Tea Party and the Right  
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How the Ayn Rand-Loving Right Is Like a Bunch of Teen Boys Gone Crazy

Flowers are nice, but this Mother's Day, what I really want is for these immature boys to grow up already.
 
 
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If, as George Lakoff says, we view politics through the metaphor of family, then Mother's Day is a good time to ask the question: Where's Mom in this picture? What are all those dirty socks and pizza boxes doing in the living room? (Seriously: it looks like a frat house in here.) Who's been drinking the beer I hid in the basement fridge?

And, sweet mother of God: how did we end up letting the 16-year-old boys take over the entire household?

Make no mistake: all this Ayn Rand libertarian me-first-and-the-rest-of-you- go-to-hell stuff -- the there's-no-government-like-no- government theology that's now being piously intoned as Holy Received Truth by everybody, male and female, in the GOP -- is, very precisely, the kind of politics you'd come up with if you were a 16-year-old boy trying to explain away his dependence on Mom.

Parents? I don't have any parents. I raised myself, on roots and berries and small vermin I dug up in vacant lots. That lady hanging around, feeding me and nagging me and picking up my socks and driving me to practice? She's just the nanny state. That bitch. I hate her.

Society? There's no such thing as society. There's only what I want right now, which is the ultimate good in my universe. And what I want right now is more time on the XBox, pizza money, and the keys to the family car.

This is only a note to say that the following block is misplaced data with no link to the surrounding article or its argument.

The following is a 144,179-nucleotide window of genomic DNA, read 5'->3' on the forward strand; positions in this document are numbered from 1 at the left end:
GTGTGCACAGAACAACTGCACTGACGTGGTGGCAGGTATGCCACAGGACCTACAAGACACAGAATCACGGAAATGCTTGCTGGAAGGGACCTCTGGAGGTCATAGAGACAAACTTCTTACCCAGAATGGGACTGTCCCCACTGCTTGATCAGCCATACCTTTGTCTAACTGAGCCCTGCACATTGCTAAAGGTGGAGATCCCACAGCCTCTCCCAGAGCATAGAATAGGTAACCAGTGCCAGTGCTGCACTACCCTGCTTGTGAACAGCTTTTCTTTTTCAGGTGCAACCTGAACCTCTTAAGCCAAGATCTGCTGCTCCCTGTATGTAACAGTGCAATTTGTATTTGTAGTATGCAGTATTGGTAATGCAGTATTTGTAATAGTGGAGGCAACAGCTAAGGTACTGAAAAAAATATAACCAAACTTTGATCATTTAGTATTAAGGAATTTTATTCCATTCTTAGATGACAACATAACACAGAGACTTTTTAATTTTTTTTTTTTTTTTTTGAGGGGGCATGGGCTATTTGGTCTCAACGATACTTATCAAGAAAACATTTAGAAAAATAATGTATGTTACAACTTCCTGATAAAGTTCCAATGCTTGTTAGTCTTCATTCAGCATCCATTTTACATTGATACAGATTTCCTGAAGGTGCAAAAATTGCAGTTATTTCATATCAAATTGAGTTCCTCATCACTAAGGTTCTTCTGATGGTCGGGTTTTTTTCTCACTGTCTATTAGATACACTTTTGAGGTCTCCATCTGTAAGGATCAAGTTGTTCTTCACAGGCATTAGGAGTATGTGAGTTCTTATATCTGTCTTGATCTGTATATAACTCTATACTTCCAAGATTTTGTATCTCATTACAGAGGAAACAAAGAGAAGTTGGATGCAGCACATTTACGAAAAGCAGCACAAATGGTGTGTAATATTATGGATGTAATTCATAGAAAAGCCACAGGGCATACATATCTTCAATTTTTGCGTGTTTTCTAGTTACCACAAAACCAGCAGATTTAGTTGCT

The future? If I pursue everything I want now, then the future will magically take care of its self. Dinner will appear. So will clean socks and the next-gen XBox.

Obligations? I am God's gift to the world. I don't owe it anything. In fact: it owes me -- just for being so magnificent, cute and special. (Even my mom thinks so.)

On behalf of America's mothers, let me say: I have had enough of this. I don't care how cute they are: it's high time these so-called "libertarian" freeloaders get off the couch, stand up, and show some respect to the rest of us who've done the hard work that makes their cushy lives possible.

You know what I want for Mother's Day? I want these so-called "self-made men" to grow up and get a life.

No More "Nanny State" -- Ever

Also: I'm putting them on notice: I don't ever want to hear one more word about the "nanny state." Not one. Not ever again.

First of all : It's ugly. It just reeks of that 16-year-old boy being told to clean up his mess. The big sigh. The dramatic eye-roll. The drawn-out, agonized, "yyezzzz, mommmm..." that lets you know you're about to spend the rest of the evening in a passive-aggressive battle during which your teenager will generate enough inertia to bring the rotation of this and several neighboring galaxies to a dead stop.

The "nanny state" is making you do the dishes, and then it wants you to clean out the garage. You poor persecuted darling. Go dial 1-976-WAAAAAH.

Second of all: It's sexist as hell. Anti-feminist at its very core. It says that the concerns that we most identify with mothers -- cleaning up your crap, minding your manners, not annoying other people, taking responsibility for your actions -- are intrusive and unwarranted infringements on your essential freedom, instead of the basic adult responsibilities that are required of everybody if society is going to remain free and functional.

It says that the power and authority by which mothers -- "nannies," in this construction -- set the rules within the family is illegitimate. It belittles women who are bossy enough to insist on adult behavior from men.

 
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